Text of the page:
We can achieve further energy and emission reductions, and contribute to a more peaceful world, by dramatically reducing our military budget and global infrastructure for the projection of power. Although the US military does not publicly disclose its fuel use and the US does not include military emissions in its national emission calculations, scholars have done their own estimates. A study by British researchers determined that the US military, just from its fuel use, was the 47th largest emitter of greenhouse gases in the world, roughly equal “to total — not just fuel — emissions by Romania.” Neta Crawford, Co-Director of Brown University’s Costs of War Project, concluded that “the Department of Defense is the world’s largest institutional user of petroleum and correspondingly, the single largest producer of greenhouse gases in the world.”
Thanks to the policies highlighted above, the newly expanded clean energy sector should be able to support a dramatic expansion in the provision of a number of socially beneficial goods and services, ensuring that our new economy will also deliver a more secure and higher quality of life for the great majority. In particular, that expansion should be anchored by the establishment of a well-funded national health care system, universal education system, accessible and affordable program of public housing, and expanded system of public transportation, as well as support for universal digital connectivity and regenerative agricultural practices.
The job creation from these initiatives will be substantial. For example, the operation of a national health care system requires the building of new clinics and hospitals, the manufacturing of appropriate medical instruments and specialty vehicles, the development of new software for record keeping and health care research, and the construction and staffing of educational institutions for the training of new health care professionals. Similarly, an accessible and affordable program of public housing will require the construction of new buildings and energy efficient appliances, the retrofitting of existing buildings, the expansion of apprenticeship programs to train construction workers, the design and upkeep of parks and community centers, and the training of urban planners to ensure integration of housing with green spaces and transportation options. And to ensure that the benefits of these new initiatives are also experienced at the workplace, we must develop and implement new labor policies, ones that will support strong democratic unions, living wages, full employment, and a shorter work-week.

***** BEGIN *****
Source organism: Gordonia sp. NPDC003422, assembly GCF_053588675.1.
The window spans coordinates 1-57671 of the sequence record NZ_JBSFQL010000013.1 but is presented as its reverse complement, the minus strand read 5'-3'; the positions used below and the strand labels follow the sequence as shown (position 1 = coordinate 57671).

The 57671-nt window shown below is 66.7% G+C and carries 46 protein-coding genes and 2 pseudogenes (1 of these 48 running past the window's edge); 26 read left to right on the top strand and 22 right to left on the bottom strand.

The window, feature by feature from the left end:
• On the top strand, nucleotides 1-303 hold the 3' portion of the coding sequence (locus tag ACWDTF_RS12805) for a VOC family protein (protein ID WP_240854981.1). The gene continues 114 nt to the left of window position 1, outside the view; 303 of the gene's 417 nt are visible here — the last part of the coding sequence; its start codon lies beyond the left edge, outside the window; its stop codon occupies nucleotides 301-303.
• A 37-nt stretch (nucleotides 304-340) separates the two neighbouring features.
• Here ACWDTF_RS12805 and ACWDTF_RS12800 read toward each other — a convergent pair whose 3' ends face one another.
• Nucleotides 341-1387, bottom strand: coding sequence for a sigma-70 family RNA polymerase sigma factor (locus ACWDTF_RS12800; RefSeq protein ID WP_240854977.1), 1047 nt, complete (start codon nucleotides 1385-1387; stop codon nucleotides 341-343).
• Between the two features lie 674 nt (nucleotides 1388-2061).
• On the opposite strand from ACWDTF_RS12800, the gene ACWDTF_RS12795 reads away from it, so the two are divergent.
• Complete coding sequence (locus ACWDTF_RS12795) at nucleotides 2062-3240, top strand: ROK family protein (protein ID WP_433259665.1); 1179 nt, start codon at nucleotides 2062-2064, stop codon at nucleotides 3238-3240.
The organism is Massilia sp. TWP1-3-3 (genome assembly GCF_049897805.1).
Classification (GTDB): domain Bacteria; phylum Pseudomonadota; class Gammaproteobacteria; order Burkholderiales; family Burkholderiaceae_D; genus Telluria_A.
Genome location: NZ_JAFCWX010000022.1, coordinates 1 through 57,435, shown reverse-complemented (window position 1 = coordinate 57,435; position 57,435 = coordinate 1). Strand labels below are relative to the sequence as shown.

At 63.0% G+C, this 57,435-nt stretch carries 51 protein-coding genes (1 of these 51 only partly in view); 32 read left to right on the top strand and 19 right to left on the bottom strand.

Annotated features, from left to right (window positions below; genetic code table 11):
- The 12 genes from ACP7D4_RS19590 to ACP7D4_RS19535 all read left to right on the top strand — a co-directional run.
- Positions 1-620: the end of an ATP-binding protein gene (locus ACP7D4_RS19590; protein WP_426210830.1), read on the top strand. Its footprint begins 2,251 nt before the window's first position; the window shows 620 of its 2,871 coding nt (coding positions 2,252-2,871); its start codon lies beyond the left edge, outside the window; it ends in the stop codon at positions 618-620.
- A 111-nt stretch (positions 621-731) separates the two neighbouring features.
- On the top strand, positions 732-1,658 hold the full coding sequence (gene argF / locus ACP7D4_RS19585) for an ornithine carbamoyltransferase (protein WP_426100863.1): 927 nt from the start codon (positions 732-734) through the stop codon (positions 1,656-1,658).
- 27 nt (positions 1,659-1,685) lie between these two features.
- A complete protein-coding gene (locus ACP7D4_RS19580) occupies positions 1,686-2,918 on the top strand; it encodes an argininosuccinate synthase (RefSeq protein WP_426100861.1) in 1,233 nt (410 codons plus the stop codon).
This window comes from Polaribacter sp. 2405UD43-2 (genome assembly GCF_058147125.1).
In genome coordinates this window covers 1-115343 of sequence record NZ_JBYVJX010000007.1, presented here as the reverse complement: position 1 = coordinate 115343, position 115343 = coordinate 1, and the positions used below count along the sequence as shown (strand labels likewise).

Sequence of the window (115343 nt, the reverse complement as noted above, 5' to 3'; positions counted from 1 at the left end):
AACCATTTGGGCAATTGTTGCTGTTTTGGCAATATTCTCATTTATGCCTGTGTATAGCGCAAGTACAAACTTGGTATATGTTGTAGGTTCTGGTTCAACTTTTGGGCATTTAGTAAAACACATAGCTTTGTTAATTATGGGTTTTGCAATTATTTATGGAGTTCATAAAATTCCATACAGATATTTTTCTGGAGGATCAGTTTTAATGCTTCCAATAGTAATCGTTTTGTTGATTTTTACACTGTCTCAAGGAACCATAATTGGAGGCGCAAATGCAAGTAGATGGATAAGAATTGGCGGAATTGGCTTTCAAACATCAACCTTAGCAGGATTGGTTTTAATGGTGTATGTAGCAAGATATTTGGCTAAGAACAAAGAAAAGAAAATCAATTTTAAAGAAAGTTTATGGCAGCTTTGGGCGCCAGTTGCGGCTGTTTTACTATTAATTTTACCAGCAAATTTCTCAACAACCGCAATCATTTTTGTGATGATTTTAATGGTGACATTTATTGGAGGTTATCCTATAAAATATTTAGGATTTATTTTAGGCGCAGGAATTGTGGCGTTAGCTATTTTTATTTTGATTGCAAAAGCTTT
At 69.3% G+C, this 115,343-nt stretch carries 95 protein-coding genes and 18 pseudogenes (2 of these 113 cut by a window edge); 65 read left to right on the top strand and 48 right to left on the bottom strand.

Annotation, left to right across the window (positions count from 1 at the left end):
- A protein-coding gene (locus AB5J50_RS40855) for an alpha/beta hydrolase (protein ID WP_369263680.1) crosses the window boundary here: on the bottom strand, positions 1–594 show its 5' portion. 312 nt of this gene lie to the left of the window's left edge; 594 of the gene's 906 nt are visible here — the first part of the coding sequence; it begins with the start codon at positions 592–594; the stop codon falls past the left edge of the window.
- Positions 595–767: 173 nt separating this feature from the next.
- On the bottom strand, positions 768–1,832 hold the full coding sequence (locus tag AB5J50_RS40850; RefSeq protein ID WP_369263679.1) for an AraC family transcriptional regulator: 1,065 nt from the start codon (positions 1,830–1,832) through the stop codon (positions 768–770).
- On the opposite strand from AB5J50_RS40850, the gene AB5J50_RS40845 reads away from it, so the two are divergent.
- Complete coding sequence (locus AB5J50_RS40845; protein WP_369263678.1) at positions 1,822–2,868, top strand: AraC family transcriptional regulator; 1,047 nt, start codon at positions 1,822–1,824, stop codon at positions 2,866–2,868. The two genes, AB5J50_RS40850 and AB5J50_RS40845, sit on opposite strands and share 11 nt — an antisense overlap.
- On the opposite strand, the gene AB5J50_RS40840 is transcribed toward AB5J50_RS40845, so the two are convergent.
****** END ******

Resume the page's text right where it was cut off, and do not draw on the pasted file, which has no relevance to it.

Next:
Market dynamics will not support this transformation. Rather, its achievement will depend on our ability to overcome corporate resistance and develop the capacity to democratically plan and direct economic activity. Helpfully, we have the conversion experience of World War II to draw upon. Then, the U.S. government was forced to rapidly develop a series of mobilization agencies, investment and resource allocation boards, and policies, often in the face of corporate opposition, which it used to successfully convert the economy from civilian to military production. Although that conversion experience cannot and should not serve as a model for the transformation we need, it does offer useful lessons that can inform our own efforts. Most importantly, that experience should give us the confidence that a rapid system-wide transformation is possible to achieve, and in a timely manner.